Seems to me that a DJI S800 + Zenmuse is the current "class of the field" in terms of "out of the box" performance. If you can live with the payload limitation, this combo would be an excellent first step. If the object of the exercise is "to test a variety of potential sensor applications" then you want the actual flying part to be "transparent". Even with a well-built RTF Skyjib there's a strong likelihood that the first six months of ownership will be burned up getting to grips with the machine itself, "taming and tuning it".

    I think it's worth pointing out, too, that there appears to be a distinct difference between DJI electronics on a DJI frame/gimbal and DJI electronics on any other frame/gimbal.
     
  19. Lanzar

    Lanzar Member

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    Posted by Lanzar, Jul 17, 2012 #19
    First of all i see the point, but a lot off vendors would loose minimum 2,3 days total in travel just to show off the product to the client. Multiply that with 50 enqueris and u get 150 days in travel. I doubght vendors can afford this.
    Second of all if the client comes to us, we can improvise on spot if he has his camera with him we can put in on the kopter and do a demo shoot and flight. If we go to client we dont have that option.
    Second the transport of the copter to location is from 500 to 100o eur and takes up to 3 days to deliver.

    ABOUT waterproof contract. Well since this is a hobby line production and you do not get any waranty from manufacturers, you cant expect that the company that makes the kopter will give u waranty. Even in Mikrokopter electronics where u have a blackbox, it is hard to say what has gone wrong in 80% of cases when something hapenes. So there is no way to know what realy happened.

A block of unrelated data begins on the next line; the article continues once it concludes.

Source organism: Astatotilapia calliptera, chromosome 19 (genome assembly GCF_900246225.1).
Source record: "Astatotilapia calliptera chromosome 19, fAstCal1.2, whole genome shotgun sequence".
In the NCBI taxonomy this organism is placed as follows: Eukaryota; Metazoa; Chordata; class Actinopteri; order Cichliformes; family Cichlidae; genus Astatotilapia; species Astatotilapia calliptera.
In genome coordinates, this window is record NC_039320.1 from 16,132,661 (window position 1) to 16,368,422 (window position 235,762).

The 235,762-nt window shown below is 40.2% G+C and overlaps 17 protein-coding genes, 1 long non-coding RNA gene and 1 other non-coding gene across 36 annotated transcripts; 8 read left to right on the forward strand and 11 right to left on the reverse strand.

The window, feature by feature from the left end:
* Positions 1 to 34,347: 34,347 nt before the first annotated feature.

But i must say that if you fully understand the how does it work and if you go threw basic flight school a lot of things can be prevented. Like using altitude mode, gps mode, carefree, poi .... at the end are not recomended since they are number 1 on who to blame crash list. Second preflight check on componets, taking care of bateries, checking temperatures off motors and controlers, checking the solar activity ...
    If you know all this then u are 99% positive that nothing will happen. We have 30 clients that report back to us for over 1.5 year with good results and no crashes. Satisfied customer is always the best one.

    Offcourse is the vendor sais that his kopter will be ready to lift 5kg in normal conditions then he has to keep his word. But then what is normal condition. (for example about 0 to 1500m elevation, temperature around 20 to 25 degress, normal to low wind, no rain, no snow ...) Cause everithing changes if you need a copter in Jakarta or Canada or Mexico. 3 diferent setups are required.
     
    Last edited by a moderator: Jul 17, 2012
  20. ChrisViperM

    ChrisViperM Active Member

    Posted by ChrisViperM, Jul 17, 2012 #20
    Lanzar

    I totally agree with what you have said, especially concerning precautions. The point I wanted to make was a little bit hidden, but you hit the nail: "Well since this is a hobby line production and you do not get any waranty from manufacturers..." Most people here doing Aerials know their stuff and had to go through a long and painful learning curve and know the capabilities and risks of their copters. It is possible to get "special" attention and contracts and so on from a vendor, but then you don't talk anymore with the classical distributors where the majority here is buying their stuff, but with a few highly specialised B2B companies, and then we talk about a price level which can make you very pale in the face. This does not mean that the "hobby line" products are bad and B2B is the only way to go, but this guy should be aware that just trying to buy a "All-in-one-wonder" from the web without real deep knowledge in every aspect of this can only lead to desaster. I am convinced that most of the sellers he mentioned are standing behind their product and are top people in assembling and delivering a top product, but this doesn't help at all if the customer is not a "professional" in handling the product as well.

    Chris